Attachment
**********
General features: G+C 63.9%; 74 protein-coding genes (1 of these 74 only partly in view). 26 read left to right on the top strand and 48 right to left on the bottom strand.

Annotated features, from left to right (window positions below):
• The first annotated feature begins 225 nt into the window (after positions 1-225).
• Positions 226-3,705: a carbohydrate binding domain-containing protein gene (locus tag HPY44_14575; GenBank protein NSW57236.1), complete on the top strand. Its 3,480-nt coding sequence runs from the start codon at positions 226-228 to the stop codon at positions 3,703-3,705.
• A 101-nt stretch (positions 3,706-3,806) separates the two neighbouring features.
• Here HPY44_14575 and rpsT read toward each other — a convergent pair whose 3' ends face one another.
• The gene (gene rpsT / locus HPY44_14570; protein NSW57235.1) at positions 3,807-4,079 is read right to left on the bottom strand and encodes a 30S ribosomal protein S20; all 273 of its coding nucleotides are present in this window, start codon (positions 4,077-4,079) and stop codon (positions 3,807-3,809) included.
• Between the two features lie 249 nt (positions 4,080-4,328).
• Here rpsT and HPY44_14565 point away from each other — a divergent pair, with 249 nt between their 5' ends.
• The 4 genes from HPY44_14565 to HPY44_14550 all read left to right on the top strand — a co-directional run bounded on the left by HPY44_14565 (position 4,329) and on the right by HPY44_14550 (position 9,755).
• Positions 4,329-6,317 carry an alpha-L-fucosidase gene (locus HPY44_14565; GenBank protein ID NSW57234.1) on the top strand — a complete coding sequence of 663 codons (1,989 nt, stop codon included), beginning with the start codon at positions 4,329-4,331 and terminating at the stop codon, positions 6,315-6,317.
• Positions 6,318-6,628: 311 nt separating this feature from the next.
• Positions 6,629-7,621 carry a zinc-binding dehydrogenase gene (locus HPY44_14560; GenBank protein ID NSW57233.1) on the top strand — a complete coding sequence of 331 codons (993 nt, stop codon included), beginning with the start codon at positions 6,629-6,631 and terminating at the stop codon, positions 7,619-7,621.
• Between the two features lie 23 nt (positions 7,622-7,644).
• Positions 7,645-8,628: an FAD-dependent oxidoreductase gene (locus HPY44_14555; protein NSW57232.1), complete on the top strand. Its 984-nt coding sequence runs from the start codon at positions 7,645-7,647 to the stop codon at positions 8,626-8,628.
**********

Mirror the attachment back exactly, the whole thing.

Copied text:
General features: G+C 63.9%; 74 protein-coding genes (1 of these 74 only partly in view). 26 read left to right on the top strand and 48 right to left on the bottom strand.

Annotated features, from left to right (window positions below):
• The first annotated feature begins 225 nt into the window (after positions 1-225).
• Positions 226-3,705: a carbohydrate binding domain-containing protein gene (locus tag HPY44_14575; GenBank protein NSW57236.1), complete on the top strand. Its 3,480-nt coding sequence runs from the start codon at positions 226-228 to the stop codon at positions 3,703-3,705.
• A 101-nt stretch (positions 3,706-3,806) separates the two neighbouring features.
• Here HPY44_14575 and rpsT read toward each other — a convergent pair whose 3' ends face one another.
• The gene (gene rpsT / locus HPY44_14570; protein NSW57235.1) at positions 3,807-4,079 is read right to left on the bottom strand and encodes a 30S ribosomal protein S20; all 273 of its coding nucleotides are present in this window, start codon (positions 4,077-4,079) and stop codon (positions 3,807-3,809) included.
• Between the two features lie 249 nt (positions 4,080-4,328).
• Here rpsT and HPY44_14565 point away from each other — a divergent pair, with 249 nt between their 5' ends.
• The 4 genes from HPY44_14565 to HPY44_14550 all read left to right on the top strand — a co-directional run bounded on the left by HPY44_14565 (position 4,329) and on the right by HPY44_14550 (position 9,755).
• Positions 4,329-6,317 carry an alpha-L-fucosidase gene (locus HPY44_14565; GenBank protein ID NSW57234.1) on the top strand — a complete coding sequence of 663 codons (1,989 nt, stop codon included), beginning with the start codon at positions 4,329-4,331 and terminating at the stop codon, positions 6,315-6,317.
• Positions 6,318-6,628: 311 nt separating this feature from the next.
• Positions 6,629-7,621 carry a zinc-binding dehydrogenase gene (locus HPY44_14560; GenBank protein ID NSW57233.1) on the top strand — a complete coding sequence of 331 codons (993 nt, stop codon included), beginning with the start codon at positions 6,629-6,631 and terminating at the stop codon, positions 7,619-7,621.
• Between the two features lie 23 nt (positions 7,622-7,644).
• Positions 7,645-8,628: an FAD-dependent oxidoreductase gene (locus HPY44_14555; protein NSW57232.1), complete on the top strand. Its 984-nt coding sequence runs from the start codon at positions 7,645-7,647 to the stop codon at positions 8,626-8,628.